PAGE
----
As if these plays weren’t proof enough of CJ’s divinatory powers, his 2017 dystopian science fiction novel, Zone 23, makes it look like he time-traveled to 2020 to take plot notes. The perpetually-medicated “Variant-Positive” could easily be NewNormalSpeak for Delta, Omicron, and BA.5 patients. In an evident nod to scientology, the Clear generation sounds like they’ve undergone experimental gene therapy to be “corrected.” Dissidents fall into the pharmaceutically resistant Antisocials, who inhabit quarantine zones. Even the idea of dividing the citizens into classes sounds like the medical apartheid being threatened at this very moment.
Indeed, CJ’s prognostications were so dead-on, he’s not sure how to complete the trilogy now that everything he intended to write about has come to pass. The second novel, for example, was supposed to take place during lockdown.
Consent Factory Publishing—a division of the ingeniously named Consent Factory, Inc.—publishes the books of CJ’s “that no ‘respectable’ publisher would ever consider publishing,” such as his latest, The Rise of the New Normal Reich: Consent Factory Essays, Vol. III (2020–2021), and his preceding collections Trumpocalypse: Consent Factory Essays, Vol. I (2016-2017) and The War on Populism: Consent Factory Essays, Vol. II (2018–2019). See his author website for the full list of CJ’s books.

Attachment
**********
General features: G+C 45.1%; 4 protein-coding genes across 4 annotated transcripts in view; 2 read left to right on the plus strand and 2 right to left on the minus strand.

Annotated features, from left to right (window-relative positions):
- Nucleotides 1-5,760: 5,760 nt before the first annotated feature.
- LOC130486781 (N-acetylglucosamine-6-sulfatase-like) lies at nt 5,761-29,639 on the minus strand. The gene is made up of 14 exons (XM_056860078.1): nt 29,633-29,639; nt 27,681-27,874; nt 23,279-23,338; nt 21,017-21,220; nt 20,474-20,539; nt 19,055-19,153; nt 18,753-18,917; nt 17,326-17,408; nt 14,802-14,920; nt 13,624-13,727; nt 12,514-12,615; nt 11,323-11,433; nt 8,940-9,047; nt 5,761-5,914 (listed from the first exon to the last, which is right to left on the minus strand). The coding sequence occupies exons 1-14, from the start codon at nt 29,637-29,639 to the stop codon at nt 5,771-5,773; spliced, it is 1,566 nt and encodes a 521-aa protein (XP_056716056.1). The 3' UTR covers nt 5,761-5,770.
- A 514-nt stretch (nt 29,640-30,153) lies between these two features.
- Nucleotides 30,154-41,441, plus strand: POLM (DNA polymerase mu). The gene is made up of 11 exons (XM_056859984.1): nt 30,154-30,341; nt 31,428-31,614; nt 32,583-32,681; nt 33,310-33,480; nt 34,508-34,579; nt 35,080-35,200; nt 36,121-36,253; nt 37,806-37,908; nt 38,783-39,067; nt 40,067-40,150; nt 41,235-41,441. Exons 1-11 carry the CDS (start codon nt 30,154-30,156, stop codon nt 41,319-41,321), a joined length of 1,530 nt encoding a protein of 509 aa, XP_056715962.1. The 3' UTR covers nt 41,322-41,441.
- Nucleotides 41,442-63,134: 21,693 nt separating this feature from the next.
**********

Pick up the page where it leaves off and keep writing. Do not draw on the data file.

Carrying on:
The Consent Factory About page is a virtuoso performance, leading off with:
“Consent Factory, Inc. is a market-leading provider of post-ideological consulting services to private and public sector clients throughout the developed (and in some cases developing) world. Experts in the fields of behavioral and psychological conditioning, we offer an extensive range of individually-customized strategic-planning and project-implementation services in the following areas: education (all levels); parenting; advertising and marketing; media (traditional and alternative); governance; arts and culture; spirituality; science and medicine; and many others.”
Even the Contact page is rib-tickling. Those who subscribe to his Stack or support CJ in other ways enjoy the distinction of being listed as Publishers on the masthead as well as in his books—a badge I wear proudly given that CJ was the first person I subscribed to on Substack and one of the reasons I wound up here myself. Knowing a writer of his caliber and principle had chosen this platform gave me confidence in its quality and commitment to free speech.
MAA: As you describe in your OffGuardian interview, you came of age during the 1960s and 1970s—a tumultuous period marked by consecutive assassinations, radical violence, extreme divisiveness, the Vietnam War, and Watergate. It’s no wonder you developed an anti-authoritarian streak and a healthy cynicism about the government. Yet there was also a budding optimism, a move toward harmony, reconciliation, and peace. When you reflect on the cultural zeitgeist and transformations of that era, how does it compare with what’s happening today?